Jailyn Neville: I expected that we would go into the movie knowing exactly what the movie would be. (But) it’s just a very fluid process, and you really don’t know the story at least until you’re halfway done with actually filming. And so it has made me appreciate the movies I saw when I was younger: it’s really hard to communicate a story that’s interesting and changes people’s minds. This is a very fluid medium, and (you have) to embrace that and understand that the story’s going to tell itself as well.

Keck: Do you look at other films now with different eyes?

Neville: Definitely. And I’m asking questions constantly, about what their production might have looked like, or how long it took to pull together, or how many minds were on the idea before they even got to a script – just trying to break down those movies, so that we can make even better films.

Washington: Which they will. I mean, again, these two are the future. What I’m so psyched about is that these are two young women who are graduating from Carolina very soon. I graduated in 2009 and I made my first feature-length film that senior year, so I’m just super psyched to give them the (same) opportunity – but what they already have planned is crazy.

So that’s why you should come out to the Chapel Hill Black Film Festival. Because the idea is that every single year we’re going to have young folks launching their careers based here in North Carolina. And that’s super important to us. We, a hundred percent, believe that what’s happening in LA in Atlanta and all over the world, we can do that here. It’s really important to do that here. We want to use this film festival as a launchpad. So watch out for what they’re going to bring.

Keck: And since Michael’s setting you up to take over the world: what’s the next step in that?

Vann: I think Michael laid it out really well in describing the reasons why Argyle Rebel Films is here and working with filmmakers in North Carolina. We don’t want to have to go to LA or New York or Atlanta to make film. When I decided to be a film studies major, decided I wanted to dedicate my life to this, that was immediately the messaging that I got: “you need to move to one of these places to be successful.” But I love North Carolina. I’m from Durham. I’ve gone to college in Chapel Hill. I love the Triangle. And so to me, what comes next for us is building our film studio, partnering with Argyle and getting to work with all the amazing talents here, and just absorbing that generational knowledge from people who have been doing this longer than we have and who are willing to support us in the incredible ways that Argyle and Michael have done so far.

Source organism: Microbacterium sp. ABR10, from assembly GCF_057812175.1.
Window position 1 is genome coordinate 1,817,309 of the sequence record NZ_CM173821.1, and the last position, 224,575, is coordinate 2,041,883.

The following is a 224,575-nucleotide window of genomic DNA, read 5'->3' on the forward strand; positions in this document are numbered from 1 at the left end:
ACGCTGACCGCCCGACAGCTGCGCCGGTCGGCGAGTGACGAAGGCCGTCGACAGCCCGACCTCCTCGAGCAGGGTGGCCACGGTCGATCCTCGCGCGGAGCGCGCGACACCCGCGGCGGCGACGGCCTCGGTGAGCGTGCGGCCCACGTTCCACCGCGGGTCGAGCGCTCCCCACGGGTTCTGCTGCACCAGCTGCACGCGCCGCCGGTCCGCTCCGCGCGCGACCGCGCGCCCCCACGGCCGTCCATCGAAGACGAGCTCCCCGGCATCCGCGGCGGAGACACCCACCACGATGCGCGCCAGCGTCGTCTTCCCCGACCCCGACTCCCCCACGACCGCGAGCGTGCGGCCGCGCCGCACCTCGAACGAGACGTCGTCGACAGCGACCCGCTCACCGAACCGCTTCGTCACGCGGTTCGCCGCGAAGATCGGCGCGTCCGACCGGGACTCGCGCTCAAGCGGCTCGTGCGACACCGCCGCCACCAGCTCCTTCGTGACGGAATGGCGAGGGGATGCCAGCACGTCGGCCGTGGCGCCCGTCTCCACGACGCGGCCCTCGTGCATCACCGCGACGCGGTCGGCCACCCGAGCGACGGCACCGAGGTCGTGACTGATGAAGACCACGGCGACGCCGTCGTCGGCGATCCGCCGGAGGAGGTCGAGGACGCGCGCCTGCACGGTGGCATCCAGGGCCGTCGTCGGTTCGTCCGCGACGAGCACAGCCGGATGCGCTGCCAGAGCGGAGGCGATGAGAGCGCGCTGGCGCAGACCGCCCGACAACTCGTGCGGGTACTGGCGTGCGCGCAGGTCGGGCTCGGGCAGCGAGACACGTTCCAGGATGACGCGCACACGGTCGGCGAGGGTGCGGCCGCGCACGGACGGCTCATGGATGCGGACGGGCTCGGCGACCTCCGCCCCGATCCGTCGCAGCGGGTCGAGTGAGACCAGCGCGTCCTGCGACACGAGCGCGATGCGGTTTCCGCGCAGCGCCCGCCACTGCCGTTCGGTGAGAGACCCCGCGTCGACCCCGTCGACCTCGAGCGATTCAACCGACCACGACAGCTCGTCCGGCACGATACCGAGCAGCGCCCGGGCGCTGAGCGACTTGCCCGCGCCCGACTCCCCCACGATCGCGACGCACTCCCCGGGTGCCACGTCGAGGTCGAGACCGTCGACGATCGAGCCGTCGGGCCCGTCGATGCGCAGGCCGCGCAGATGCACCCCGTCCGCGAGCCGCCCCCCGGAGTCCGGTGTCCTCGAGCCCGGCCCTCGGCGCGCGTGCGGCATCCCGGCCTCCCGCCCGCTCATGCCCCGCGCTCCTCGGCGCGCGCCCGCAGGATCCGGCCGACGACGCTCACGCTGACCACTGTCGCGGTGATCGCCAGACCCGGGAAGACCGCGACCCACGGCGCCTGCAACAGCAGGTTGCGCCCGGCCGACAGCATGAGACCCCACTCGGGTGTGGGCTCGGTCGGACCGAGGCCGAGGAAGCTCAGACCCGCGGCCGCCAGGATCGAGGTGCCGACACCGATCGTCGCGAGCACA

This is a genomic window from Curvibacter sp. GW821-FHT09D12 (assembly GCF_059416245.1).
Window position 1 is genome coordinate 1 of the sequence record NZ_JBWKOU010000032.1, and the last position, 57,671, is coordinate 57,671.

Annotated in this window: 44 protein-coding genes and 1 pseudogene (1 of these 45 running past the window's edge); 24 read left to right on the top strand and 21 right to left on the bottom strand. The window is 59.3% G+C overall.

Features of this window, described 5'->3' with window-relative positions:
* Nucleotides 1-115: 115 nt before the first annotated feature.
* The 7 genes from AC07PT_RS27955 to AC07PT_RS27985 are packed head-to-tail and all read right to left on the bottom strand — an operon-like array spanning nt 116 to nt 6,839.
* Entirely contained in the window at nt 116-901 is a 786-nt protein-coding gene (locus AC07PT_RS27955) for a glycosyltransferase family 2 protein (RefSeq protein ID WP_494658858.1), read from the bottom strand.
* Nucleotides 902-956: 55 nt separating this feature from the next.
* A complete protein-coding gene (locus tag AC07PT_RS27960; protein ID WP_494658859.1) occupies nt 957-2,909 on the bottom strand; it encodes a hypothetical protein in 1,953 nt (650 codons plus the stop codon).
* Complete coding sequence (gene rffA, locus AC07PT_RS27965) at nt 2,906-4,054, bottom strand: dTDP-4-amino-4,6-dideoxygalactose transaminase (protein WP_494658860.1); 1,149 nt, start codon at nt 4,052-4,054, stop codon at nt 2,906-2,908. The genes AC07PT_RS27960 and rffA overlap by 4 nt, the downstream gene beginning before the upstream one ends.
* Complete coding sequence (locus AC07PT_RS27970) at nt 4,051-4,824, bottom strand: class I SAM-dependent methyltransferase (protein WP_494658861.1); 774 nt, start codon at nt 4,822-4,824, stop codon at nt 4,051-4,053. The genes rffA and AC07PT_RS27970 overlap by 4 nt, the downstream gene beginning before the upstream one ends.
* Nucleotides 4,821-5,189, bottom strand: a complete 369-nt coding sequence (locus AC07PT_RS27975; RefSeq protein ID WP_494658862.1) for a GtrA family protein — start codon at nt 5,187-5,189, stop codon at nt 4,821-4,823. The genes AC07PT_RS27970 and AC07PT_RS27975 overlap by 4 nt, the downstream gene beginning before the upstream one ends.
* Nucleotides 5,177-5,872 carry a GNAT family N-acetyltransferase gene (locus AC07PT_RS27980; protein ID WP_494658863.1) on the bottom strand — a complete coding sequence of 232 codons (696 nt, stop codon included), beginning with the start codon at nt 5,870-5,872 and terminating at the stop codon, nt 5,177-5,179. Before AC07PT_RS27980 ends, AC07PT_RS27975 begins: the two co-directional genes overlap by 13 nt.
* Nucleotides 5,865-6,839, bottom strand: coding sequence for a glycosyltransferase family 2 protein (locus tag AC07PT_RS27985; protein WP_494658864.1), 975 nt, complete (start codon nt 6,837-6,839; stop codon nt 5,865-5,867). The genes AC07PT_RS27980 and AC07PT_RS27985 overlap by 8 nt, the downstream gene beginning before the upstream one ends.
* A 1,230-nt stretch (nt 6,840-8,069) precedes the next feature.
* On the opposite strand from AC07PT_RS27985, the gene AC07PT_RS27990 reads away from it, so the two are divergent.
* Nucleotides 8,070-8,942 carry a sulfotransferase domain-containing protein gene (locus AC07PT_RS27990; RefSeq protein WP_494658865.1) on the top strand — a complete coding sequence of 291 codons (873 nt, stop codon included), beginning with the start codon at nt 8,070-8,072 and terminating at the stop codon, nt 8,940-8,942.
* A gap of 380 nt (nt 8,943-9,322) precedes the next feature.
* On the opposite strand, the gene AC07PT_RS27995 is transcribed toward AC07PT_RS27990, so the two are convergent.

Washington: And there’s enough room here for every single one of us. There is enough room for all of our stories to be told.

There’s another film festival in town, I’m not going to say who – but they’re like, “you’re coming too close! It’s too much going on!” There’s not enough going on. There’s enough room for all of our stories and all of our people. So, again, I want to keep on pointing towards (Jailyn and Teddy). Phil Ford-style. Point to the passer. Because they are the future. And hopefully we get to work together: there’s a documentary about the Black Pioneers at UNC that we’re producing called Harbinger…

Vann: So excited.

Washington: And we’re actually going to be showing the trailer for Harbinger at the film festival.

Keck: Last word?

Neville: Michael’s belief is very well placed in us. Me and Teddy are exceptional. We’re superstars. And we understand the responsibility that comes with that. And people are looking to us to make things that are innovative and generate more conversation. And we do that on a consistent basis. And I’m very excited to show Michael just why his trust was well placed.

Washington: So cocky, so confident, and so accurate! does not charge subscription fees, and you can directly support our efforts in local journalism here. Want more of what you see on Chapelboro? Let us bring free local news and community information to you by signing up for our biweekly newsletter.